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2005 03 30
Speculation One - Fable and Precedent
imageIn 1912, the privately owned Toronto Rail Company (TRC) purchased the Scarborough Amusement Park and the Toronto Athletic Field. Its resident lacrosse team, The Toronto’s, was included in the sale. Located in the eastern outskirts of Toronto, the park was rundown and poorly attended. Immediately after the purchase, the transit company extended its tracks an additional mile to the park entrance. The TRC also invested substantial funds to improve the park grounds and rides. The lacrosse team even received new team uniforms. The entire facility had been improved to equal, or perhaps better its rival: Sunnyside Park.

The TRC operated the park until it closed in the 1920s. The newly created Toronto Transit Commission (TTC) had been actively acquiring and consolidating the city’s various private streetcar lines. While the TTC was eager to purchase the TRC streetcar lines and cars, they were not interested in owning the entertainment complex and sports team. The TRC sold the park property to the city, which in short order flipped the land to a developer.

A transit company investing in a failing amusement park, athletic field and sports team is unheard of in North America today. As the TTC believed in the 1920s, and as it is commonly held these days, business has no business in any business other than its own business.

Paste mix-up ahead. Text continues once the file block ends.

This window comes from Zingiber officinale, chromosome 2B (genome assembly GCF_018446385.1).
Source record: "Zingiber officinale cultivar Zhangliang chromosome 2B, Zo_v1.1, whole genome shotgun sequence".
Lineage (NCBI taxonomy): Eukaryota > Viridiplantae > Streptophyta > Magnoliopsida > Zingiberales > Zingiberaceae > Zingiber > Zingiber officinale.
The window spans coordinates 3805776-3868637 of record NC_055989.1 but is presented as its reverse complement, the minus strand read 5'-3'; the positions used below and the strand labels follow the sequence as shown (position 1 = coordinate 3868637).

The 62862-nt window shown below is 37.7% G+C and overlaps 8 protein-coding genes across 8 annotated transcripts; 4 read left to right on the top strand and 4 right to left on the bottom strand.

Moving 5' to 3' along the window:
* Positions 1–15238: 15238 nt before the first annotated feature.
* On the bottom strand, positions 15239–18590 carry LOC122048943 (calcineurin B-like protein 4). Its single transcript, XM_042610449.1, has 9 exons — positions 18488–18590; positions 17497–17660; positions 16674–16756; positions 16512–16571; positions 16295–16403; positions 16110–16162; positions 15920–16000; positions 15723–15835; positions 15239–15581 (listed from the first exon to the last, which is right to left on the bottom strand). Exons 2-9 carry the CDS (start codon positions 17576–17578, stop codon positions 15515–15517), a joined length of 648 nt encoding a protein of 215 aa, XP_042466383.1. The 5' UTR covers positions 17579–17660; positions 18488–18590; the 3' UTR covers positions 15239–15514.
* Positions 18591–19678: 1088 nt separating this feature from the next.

Revenue generated by the park and sports team was not the primary business interest of the TRC. Rather, the purchase was a cunning move to boost ridership on their underused eastern line, especially during evenings and holidays. As the bulk of the city’s population lived west of the park, park patrons and sports fans would commute to the new and improved attraction by streetcar - the Toronto Rail Company’s own line! The park was a well-calculated instrument in the company’s plans to successfully operate streetcar lines in the eastside of Toronto.

This is a story that involves the business of two discrete and important amenities of the city – mass transportation and entertainment. If they did not recognize common business interests, each operation would have likely failed. Constructing and operating a streetcar line from downtown Toronto into a lightly populated the lightly populated area was not viable. Simply, there were not enough riders. The amusement park and sports complex, situated away from the city’s core population, could not compete with parks much closer to the city. Considered together, however, the entertainment complex and a streetcar line proved to be good bedfellows.
(Source: City of Toronto Archives)
[email this story] Posted by Kevin Weiss on 03/30 at 09:44 AM

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